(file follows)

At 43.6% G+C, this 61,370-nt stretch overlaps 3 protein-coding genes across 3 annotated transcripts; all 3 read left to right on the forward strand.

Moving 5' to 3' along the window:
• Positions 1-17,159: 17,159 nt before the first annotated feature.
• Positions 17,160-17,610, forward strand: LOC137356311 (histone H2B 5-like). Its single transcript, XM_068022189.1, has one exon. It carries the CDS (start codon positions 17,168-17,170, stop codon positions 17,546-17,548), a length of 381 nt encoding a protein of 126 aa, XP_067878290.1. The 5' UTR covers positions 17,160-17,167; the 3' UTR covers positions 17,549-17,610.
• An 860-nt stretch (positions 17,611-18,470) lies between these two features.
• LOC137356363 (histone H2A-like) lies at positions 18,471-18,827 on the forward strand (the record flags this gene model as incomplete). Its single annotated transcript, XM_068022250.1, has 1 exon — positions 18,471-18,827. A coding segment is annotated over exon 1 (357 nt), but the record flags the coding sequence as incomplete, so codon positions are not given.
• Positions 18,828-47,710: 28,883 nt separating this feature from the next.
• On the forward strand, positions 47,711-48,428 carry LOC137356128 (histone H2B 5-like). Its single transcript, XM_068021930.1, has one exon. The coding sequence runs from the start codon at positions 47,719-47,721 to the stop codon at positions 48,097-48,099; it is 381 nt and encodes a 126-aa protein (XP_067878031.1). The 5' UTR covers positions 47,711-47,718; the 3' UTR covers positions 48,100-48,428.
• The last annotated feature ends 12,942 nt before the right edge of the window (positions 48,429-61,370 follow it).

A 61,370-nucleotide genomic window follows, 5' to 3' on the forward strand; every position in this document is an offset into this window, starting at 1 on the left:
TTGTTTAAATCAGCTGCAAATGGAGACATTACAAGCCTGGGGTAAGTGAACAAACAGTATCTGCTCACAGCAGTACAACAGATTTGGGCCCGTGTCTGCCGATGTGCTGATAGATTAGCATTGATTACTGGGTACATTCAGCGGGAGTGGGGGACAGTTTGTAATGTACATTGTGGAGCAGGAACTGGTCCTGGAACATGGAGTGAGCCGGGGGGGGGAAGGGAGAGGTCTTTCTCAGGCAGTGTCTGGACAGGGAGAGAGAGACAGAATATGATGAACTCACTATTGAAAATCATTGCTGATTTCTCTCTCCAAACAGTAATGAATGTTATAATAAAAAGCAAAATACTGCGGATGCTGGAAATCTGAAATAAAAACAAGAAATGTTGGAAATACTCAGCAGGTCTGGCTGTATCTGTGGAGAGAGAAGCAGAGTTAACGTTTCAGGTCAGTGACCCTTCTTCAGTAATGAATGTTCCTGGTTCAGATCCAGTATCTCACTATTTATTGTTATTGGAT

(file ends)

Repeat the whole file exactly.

At 43.6% G+C, this 61,370-nt stretch overlaps 3 protein-coding genes across 3 annotated transcripts; all 3 read left to right on the forward strand.

Moving 5' to 3' along the window:
• Positions 1-17,159: 17,159 nt before the first annotated feature.
• Positions 17,160-17,610, forward strand: LOC137356311 (histone H2B 5-like). Its single transcript, XM_068022189.1, has one exon. It carries the CDS (start codon positions 17,168-17,170, stop codon positions 17,546-17,548), a length of 381 nt encoding a protein of 126 aa, XP_067878290.1. The 5' UTR covers positions 17,160-17,167; the 3' UTR covers positions 17,549-17,610.
• An 860-nt stretch (positions 17,611-18,470) lies between these two features.
• LOC137356363 (histone H2A-like) lies at positions 18,471-18,827 on the forward strand (the record flags this gene model as incomplete). Its single annotated transcript, XM_068022250.1, has 1 exon — positions 18,471-18,827. A coding segment is annotated over exon 1 (357 nt), but the record flags the coding sequence as incomplete, so codon positions are not given.
• Positions 18,828-47,710: 28,883 nt separating this feature from the next.
• On the forward strand, positions 47,711-48,428 carry LOC137356128 (histone H2B 5-like). Its single transcript, XM_068021930.1, has one exon. The coding sequence runs from the start codon at positions 47,719-47,721 to the stop codon at positions 48,097-48,099; it is 381 nt and encodes a 126-aa protein (XP_067878031.1). The 5' UTR covers positions 47,711-47,718; the 3' UTR covers positions 48,100-48,428.
• The last annotated feature ends 12,942 nt before the right edge of the window (positions 48,429-61,370 follow it).

A 61,370-nucleotide genomic window follows, 5' to 3' on the forward strand; every position in this document is an offset into this window, starting at 1 on the left:
TTGTTTAAATCAGCTGCAAATGGAGACATTACAAGCCTGGGGTAAGTGAACAAACAGTATCTGCTCACAGCAGTACAACAGATTTGGGCCCGTGTCTGCCGATGTGCTGATAGATTAGCATTGATTACTGGGTACATTCAGCGGGAGTGGGGGACAGTTTGTAATGTACATTGTGGAGCAGGAACTGGTCCTGGAACATGGAGTGAGCCGGGGGGGGGAAGGGAGAGGTCTTTCTCAGGCAGTGTCTGGACAGGGAGAGAGAGACAGAATATGATGAACTCACTATTGAAAATCATTGCTGATTTCTCTCTCCAAACAGTAATGAATGTTATAATAAAAAGCAAAATACTGCGGATGCTGGAAATCTGAAATAAAAACAAGAAATGTTGGAAATACTCAGCAGGTCTGGCTGTATCTGTGGAGAGAGAAGCAGAGTTAACGTTTCAGGTCAGTGACCCTTCTTCAGTAATGAATGTTCCTGGTTCAGATCCAGTATCTCACTATTTATTGTTATTGGAT